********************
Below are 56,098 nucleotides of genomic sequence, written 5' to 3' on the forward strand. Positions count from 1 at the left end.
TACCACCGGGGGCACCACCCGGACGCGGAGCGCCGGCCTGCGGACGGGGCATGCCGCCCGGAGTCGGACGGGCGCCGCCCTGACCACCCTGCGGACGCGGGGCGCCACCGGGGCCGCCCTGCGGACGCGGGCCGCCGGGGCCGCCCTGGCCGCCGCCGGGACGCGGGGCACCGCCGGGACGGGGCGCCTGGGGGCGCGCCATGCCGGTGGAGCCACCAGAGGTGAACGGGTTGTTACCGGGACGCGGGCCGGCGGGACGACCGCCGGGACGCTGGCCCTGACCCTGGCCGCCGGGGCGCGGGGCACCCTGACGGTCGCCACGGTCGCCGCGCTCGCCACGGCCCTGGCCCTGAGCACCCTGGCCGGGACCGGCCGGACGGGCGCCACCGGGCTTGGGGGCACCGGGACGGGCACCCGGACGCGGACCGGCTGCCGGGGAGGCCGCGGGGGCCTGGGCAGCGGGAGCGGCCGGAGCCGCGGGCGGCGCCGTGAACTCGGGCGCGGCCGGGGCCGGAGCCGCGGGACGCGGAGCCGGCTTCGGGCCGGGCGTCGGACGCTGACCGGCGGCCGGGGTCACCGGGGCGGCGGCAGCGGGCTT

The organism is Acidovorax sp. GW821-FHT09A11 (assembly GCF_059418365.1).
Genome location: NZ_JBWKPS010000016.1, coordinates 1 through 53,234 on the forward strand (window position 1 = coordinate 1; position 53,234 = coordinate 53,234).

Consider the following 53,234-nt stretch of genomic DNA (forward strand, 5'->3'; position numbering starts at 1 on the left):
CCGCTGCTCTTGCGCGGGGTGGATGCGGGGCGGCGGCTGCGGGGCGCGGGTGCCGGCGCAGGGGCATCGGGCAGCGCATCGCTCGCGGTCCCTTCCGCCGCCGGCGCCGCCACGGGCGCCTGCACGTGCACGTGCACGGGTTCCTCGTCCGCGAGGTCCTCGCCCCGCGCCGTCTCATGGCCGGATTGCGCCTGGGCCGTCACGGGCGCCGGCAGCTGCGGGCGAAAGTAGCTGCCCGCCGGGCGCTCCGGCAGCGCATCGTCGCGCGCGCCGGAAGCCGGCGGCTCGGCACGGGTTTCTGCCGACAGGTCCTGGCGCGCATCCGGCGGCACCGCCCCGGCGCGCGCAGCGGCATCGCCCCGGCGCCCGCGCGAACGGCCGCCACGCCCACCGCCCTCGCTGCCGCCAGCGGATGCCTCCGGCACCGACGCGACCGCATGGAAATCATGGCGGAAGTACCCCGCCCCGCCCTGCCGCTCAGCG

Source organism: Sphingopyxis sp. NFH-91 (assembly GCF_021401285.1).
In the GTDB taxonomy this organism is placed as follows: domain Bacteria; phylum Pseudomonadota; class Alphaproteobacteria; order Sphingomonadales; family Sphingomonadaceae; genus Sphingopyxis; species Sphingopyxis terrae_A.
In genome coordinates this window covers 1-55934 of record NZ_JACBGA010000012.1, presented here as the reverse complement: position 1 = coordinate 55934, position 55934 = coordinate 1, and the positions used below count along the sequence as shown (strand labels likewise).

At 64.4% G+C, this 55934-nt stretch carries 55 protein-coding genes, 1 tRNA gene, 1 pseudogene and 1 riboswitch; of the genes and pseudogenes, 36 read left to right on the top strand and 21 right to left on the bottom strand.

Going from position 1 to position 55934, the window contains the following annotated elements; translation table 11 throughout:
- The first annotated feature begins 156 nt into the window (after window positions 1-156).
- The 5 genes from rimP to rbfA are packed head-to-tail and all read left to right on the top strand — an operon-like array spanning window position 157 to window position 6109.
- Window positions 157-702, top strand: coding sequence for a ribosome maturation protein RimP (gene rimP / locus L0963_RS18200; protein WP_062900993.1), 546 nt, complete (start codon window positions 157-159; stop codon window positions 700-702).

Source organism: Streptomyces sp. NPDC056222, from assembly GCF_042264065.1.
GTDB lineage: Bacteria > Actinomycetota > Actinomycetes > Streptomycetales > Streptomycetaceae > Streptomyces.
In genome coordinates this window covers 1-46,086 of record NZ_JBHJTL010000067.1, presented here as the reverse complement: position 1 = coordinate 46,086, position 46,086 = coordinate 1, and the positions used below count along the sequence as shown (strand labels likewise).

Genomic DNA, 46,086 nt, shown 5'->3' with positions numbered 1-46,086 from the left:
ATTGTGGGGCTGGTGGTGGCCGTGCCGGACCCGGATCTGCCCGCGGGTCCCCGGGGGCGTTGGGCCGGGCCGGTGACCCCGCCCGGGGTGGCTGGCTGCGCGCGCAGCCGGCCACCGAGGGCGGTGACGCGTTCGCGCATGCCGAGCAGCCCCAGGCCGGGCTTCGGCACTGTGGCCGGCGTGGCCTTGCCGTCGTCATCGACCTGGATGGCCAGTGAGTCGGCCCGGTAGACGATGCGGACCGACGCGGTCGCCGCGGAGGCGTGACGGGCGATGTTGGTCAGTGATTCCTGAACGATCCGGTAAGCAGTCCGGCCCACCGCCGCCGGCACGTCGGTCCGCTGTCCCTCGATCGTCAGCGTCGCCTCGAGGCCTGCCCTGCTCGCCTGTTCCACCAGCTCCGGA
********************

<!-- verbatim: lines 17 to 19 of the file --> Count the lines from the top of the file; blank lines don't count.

In genome coordinates this window covers 1-46,086 of record NZ_JBHJTL010000067.1, presented here as the reverse complement: position 1 = coordinate 46,086, position 46,086 = coordinate 1, and the positions used below count along the sequence as shown (strand labels likewise).

Genomic DNA, 46,086 nt, shown 5'->3' with positions numbered 1-46,086 from the left:
ATTGTGGGGCTGGTGGTGGCCGTGCCGGACCCGGATCTGCCCGCGGGTCCCCGGGGGCGTTGGGCCGGGCCGGTGACCCCGCCCGGGGTGGCTGGCTGCGCGCGCAGCCGGCCACCGAGGGCGGTGACGCGTTCGCGCATGCCGAGCAGCCCCAGGCCGGGCTTCGGCACTGTGGCCGGCGTGGCCTTGCCGTCGTCATCGACCTGGATGGCCAGTGAGTCGGCCCGGTAGACGATGCGGACCGACGCGGTCGCCGCGGAGGCGTGACGGGCGATGTTGGTCAGTGATTCCTGAACGATCCGGTAAGCAGTCCGGCCCACCGCCGCCGGCACGTCGGTCCGCTGTCCCTCGATCGTCAGCGTCGCCTCGAGGCCTGCCCTGCTCGCCTGTTCCACCAGCTCCGGA